On any given day, emissions from oil and gas activity in Colorado can make a big enough contribution to ground-level ozone levels that it pushes the region out of compliance with Environmental Protection Agency (EPA) health standards. That’s according to a study led by the University of Colorado Boulder Cooperative Institute for Research in Environmental Sciences (CIRES) and National Oceanic and Atmospheric Administration (NOAA) researchers published on Nov. 3 in the journal Elementa.
Data for the study was culled from research conducted during the summer of 2014 near oil and gas operations in Greeley.
“Our biggest takeaway was that on individual days out in Greeley, out in the gas field, oil and gas can contribute up to 20 to 30 parts per billion [ppb] to ozone production, which is a significant amount,” says Lucy Cheadle, who led the work as a CIRES research associate working in the NOAA Earth System Research Laboratory.
The EPA limit is currently 75 ppb per day. The study found that there is about 45 to 55 ppb of ozone present in the air on an average summer day along the Front Range, due to a variety of sources. Thus, a 20 to 30 ppb spike in ozone could push it over the limit.
In the course of 14 days, ozone levels exceeded the 75 ppb limit once, the study found. That’s important because ozone builds and dissipates every day, and so looking at its peaks might be more useful for regulators than looking at the average, which Cheadle says most studies have typically done.
“Say you take the average contribution of oil and gas. It might be lower than what we found. It might be whatever percent it is, or some study found 3 ppb on average, which you look at it and the oil and gas industry is like, ‘Sweet, 3 ppb.’
“But the EPA doesn’t regulate on an average basis, so if you have four or five days where [ozone] is really high and oil and gas is the significant contributor, which we found on one day out of a 14-day period, that is still an important thing to regulate.”
Ozone is created by the combination of volatile organic compounds (VOCs) (oil and gas’s main contribution), nitrogen oxides (the general population’s contribution, typically via cars) and sunlight. Ozone tends to dissipate by a day’s end because sunlight goes away, and nitrogen oxide can oversaturate the mixture. VOCs also come from agriculture, typically in the form of methane. What all this means is that on any given day there are a ton of variables that determine how much ozone will be created. And the weather not only plays a role in ozone production via how much sunlight there is; wind patterns can both help create ozone and transport it throughout the region.
The health effects of ground-level ozone vary from person to person, but it’s invisible and can lead to respiratory attacks. Generally speaking it’s not good to be exposed to levels over the EPA limit.
“The way the EPA makes their regulations is they do a lot of research on the human health impacts,” Cheadle says. “So they make what seem like weird rules based on … what is the most harmful to humans. I think ozone is especially [harmful] for sensitive populations, so if you’re older, or a kid, or you have asthma, you’re more likely to get harm from it, but it’s not good for you on one day to be exposed to it.”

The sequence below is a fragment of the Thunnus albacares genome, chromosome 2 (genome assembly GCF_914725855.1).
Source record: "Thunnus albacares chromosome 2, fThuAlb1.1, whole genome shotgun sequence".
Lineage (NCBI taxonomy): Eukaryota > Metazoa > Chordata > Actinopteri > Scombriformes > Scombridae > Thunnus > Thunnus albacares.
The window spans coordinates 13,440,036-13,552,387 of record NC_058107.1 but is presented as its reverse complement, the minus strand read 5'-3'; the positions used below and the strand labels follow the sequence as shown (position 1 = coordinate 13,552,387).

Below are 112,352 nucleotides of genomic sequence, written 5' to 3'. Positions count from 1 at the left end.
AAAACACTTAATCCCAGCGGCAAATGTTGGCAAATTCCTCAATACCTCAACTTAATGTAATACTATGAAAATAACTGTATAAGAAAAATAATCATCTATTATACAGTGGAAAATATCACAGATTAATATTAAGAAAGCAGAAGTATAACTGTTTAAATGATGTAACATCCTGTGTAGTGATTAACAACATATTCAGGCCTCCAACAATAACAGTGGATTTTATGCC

Ozone has an impact on crops and other vegetation as well.
Cheadle says ozone is tangentially impacted by climate change — ozone is highly correlated to temperature and as days get hotter, there is potential to create more harmful ozone.
Another recent study, this one led by the National Center for Atmospheric Research (NCAR), culled from the data collected in 2014 and found that oil and gas and motor vehicles are the main contributors to ozone along the Front Range, and that ozone frequently is carried to high mountain climates. The data for that study and the NOAA/CIRES study was conducted via “aircraft, balloons, mobile laboratories and other ground-based facilities to characterize emissions from many possible sources.”
That allowed research teams to parse out VOCs so they could say with more certainty when oil and gas emissions were impacting ozone levels. For instance, if ethane was present in the air, which “we know is mostly emitted form oil and gas here,” Cheadle says, researchers could appropriately pin the culprit.
The northern Front Range has long had a problem with ozone levels, with a steady increase in the maximum ozone levels in and around Denver over the last few decades. And, every community along the Front Range from Colorado Springs to Fort Collins received an F in the American Lung Association recent annual air quality report because of ground-level ozone. Too, the NOAA/CIRES study found that it’s not only in metro areas where harmful ozone levels are being detected — rural areas near Greeley (and near oil and gas operations) also experienced high levels.
New EPA standards that would cap safe ozone levels at 70 ppb were passed in 2015, but the Trump administration’s EPA could stall enforcement of the new level. Regardless, it’s unlikely the Front Range will be able to meet those standards until at least 2020.